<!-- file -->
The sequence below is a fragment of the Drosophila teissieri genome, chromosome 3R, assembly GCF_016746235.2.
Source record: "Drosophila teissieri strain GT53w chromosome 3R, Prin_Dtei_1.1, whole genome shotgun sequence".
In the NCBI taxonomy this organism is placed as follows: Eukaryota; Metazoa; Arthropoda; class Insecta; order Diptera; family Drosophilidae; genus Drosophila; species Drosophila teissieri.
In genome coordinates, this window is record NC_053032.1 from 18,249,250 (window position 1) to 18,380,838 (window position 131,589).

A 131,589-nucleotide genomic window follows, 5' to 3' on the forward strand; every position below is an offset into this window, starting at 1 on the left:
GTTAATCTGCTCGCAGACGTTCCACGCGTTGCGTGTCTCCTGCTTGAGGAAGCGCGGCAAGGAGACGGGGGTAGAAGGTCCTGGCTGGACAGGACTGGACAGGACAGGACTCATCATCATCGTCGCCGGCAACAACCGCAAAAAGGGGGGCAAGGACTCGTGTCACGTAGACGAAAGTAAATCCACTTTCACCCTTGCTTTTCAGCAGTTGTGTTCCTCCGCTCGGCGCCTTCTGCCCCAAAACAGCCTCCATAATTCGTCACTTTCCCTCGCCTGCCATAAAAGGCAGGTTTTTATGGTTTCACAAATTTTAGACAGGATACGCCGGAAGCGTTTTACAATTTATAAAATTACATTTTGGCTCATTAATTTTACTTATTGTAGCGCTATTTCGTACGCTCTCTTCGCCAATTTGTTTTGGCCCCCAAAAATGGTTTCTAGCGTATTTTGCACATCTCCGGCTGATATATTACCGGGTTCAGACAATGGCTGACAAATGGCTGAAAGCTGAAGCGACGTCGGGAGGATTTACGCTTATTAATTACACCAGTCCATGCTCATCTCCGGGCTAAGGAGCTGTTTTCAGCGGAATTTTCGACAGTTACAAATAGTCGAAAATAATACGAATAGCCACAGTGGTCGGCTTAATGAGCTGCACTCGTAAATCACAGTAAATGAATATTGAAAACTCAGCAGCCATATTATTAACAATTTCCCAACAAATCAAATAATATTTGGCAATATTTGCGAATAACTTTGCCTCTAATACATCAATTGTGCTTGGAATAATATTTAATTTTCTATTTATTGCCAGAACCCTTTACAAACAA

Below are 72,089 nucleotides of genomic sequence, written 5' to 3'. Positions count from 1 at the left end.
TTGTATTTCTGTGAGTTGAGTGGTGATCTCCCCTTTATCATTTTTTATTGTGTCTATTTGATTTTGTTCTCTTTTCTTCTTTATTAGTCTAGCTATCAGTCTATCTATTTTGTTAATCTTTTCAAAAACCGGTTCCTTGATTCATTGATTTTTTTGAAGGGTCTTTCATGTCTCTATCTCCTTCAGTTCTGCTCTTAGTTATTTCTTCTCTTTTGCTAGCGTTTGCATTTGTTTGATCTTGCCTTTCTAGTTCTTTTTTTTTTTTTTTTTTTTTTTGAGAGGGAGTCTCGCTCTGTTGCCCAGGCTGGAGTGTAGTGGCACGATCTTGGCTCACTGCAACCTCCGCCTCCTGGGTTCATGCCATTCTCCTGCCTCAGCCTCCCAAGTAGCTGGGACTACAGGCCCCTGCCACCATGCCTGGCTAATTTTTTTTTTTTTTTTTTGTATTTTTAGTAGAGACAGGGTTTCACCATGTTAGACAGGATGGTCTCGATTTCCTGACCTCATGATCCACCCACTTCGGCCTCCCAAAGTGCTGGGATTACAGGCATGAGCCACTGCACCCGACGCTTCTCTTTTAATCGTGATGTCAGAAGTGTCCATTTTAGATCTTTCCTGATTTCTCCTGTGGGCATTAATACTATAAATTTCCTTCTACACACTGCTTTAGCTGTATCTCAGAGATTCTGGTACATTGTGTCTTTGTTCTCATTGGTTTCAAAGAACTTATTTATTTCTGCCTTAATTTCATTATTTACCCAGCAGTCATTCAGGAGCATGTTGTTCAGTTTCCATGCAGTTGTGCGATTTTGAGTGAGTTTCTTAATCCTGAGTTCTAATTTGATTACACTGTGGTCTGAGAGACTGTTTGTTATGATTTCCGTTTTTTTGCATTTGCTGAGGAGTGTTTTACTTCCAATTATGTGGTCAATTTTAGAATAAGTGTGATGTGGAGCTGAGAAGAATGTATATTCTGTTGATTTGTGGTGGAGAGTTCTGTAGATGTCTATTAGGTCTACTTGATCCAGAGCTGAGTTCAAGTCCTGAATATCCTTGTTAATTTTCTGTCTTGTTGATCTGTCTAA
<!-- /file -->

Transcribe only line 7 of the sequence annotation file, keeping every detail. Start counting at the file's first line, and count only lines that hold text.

Below are 72,089 nucleotides of genomic sequence, written 5' to 3'. Positions count from 1 at the left end.